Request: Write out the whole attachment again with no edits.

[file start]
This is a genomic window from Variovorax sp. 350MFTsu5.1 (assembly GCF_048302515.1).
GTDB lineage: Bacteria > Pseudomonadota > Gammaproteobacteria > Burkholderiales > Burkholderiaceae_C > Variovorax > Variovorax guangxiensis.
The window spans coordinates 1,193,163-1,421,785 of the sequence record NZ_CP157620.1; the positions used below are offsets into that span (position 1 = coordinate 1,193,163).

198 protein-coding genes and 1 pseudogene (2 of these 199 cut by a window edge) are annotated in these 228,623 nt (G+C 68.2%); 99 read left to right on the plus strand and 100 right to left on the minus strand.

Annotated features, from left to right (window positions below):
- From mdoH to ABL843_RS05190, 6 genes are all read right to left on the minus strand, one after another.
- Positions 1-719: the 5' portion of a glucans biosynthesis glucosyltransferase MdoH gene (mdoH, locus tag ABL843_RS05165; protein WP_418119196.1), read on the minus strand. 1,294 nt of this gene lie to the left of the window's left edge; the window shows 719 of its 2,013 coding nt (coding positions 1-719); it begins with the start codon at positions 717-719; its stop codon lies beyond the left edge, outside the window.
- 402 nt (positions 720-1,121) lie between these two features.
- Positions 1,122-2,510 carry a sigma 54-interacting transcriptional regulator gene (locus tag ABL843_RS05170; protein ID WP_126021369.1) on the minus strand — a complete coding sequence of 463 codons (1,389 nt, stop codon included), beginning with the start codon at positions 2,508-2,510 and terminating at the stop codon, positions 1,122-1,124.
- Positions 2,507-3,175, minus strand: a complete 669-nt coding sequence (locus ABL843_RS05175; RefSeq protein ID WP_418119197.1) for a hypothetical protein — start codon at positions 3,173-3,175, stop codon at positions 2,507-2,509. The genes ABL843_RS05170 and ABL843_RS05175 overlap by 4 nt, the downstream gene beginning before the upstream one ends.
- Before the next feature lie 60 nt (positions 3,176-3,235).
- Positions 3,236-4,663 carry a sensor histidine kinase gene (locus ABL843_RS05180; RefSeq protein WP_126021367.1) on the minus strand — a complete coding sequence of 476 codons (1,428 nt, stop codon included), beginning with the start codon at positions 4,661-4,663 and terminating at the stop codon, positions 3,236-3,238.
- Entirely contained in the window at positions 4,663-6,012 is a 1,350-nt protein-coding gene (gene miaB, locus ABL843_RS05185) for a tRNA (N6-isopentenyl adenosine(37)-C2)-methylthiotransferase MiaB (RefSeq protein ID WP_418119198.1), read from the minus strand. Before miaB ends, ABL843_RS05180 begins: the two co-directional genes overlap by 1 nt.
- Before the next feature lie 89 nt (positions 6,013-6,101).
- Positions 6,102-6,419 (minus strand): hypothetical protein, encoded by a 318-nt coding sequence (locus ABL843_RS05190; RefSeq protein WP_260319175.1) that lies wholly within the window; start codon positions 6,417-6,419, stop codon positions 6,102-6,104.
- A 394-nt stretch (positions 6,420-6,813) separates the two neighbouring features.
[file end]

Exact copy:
This is a genomic window from Variovorax sp. 350MFTsu5.1 (assembly GCF_048302515.1).
GTDB lineage: Bacteria > Pseudomonadota > Gammaproteobacteria > Burkholderiales > Burkholderiaceae_C > Variovorax > Variovorax guangxiensis.
The window spans coordinates 1,193,163-1,421,785 of the sequence record NZ_CP157620.1; the positions used below are offsets into that span (position 1 = coordinate 1,193,163).

198 protein-coding genes and 1 pseudogene (2 of these 199 cut by a window edge) are annotated in these 228,623 nt (G+C 68.2%); 99 read left to right on the plus strand and 100 right to left on the minus strand.

Annotated features, from left to right (window positions below):
- From mdoH to ABL843_RS05190, 6 genes are all read right to left on the minus strand, one after another.
- Positions 1-719: the 5' portion of a glucans biosynthesis glucosyltransferase MdoH gene (mdoH, locus tag ABL843_RS05165; protein WP_418119196.1), read on the minus strand. 1,294 nt of this gene lie to the left of the window's left edge; the window shows 719 of its 2,013 coding nt (coding positions 1-719); it begins with the start codon at positions 717-719; its stop codon lies beyond the left edge, outside the window.
- 402 nt (positions 720-1,121) lie between these two features.
- Positions 1,122-2,510 carry a sigma 54-interacting transcriptional regulator gene (locus tag ABL843_RS05170; protein ID WP_126021369.1) on the minus strand — a complete coding sequence of 463 codons (1,389 nt, stop codon included), beginning with the start codon at positions 2,508-2,510 and terminating at the stop codon, positions 1,122-1,124.
- Positions 2,507-3,175, minus strand: a complete 669-nt coding sequence (locus ABL843_RS05175; RefSeq protein ID WP_418119197.1) for a hypothetical protein — start codon at positions 3,173-3,175, stop codon at positions 2,507-2,509. The genes ABL843_RS05170 and ABL843_RS05175 overlap by 4 nt, the downstream gene beginning before the upstream one ends.
- Before the next feature lie 60 nt (positions 3,176-3,235).
- Positions 3,236-4,663 carry a sensor histidine kinase gene (locus ABL843_RS05180; RefSeq protein WP_126021367.1) on the minus strand — a complete coding sequence of 476 codons (1,428 nt, stop codon included), beginning with the start codon at positions 4,661-4,663 and terminating at the stop codon, positions 3,236-3,238.
- Entirely contained in the window at positions 4,663-6,012 is a 1,350-nt protein-coding gene (gene miaB, locus ABL843_RS05185) for a tRNA (N6-isopentenyl adenosine(37)-C2)-methylthiotransferase MiaB (RefSeq protein ID WP_418119198.1), read from the minus strand. Before miaB ends, ABL843_RS05180 begins: the two co-directional genes overlap by 1 nt.
- Before the next feature lie 89 nt (positions 6,013-6,101).
- Positions 6,102-6,419 (minus strand): hypothetical protein, encoded by a 318-nt coding sequence (locus ABL843_RS05190; RefSeq protein WP_260319175.1) that lies wholly within the window; start codon positions 6,417-6,419, stop codon positions 6,102-6,104.
- A 394-nt stretch (positions 6,420-6,813) separates the two neighbouring features.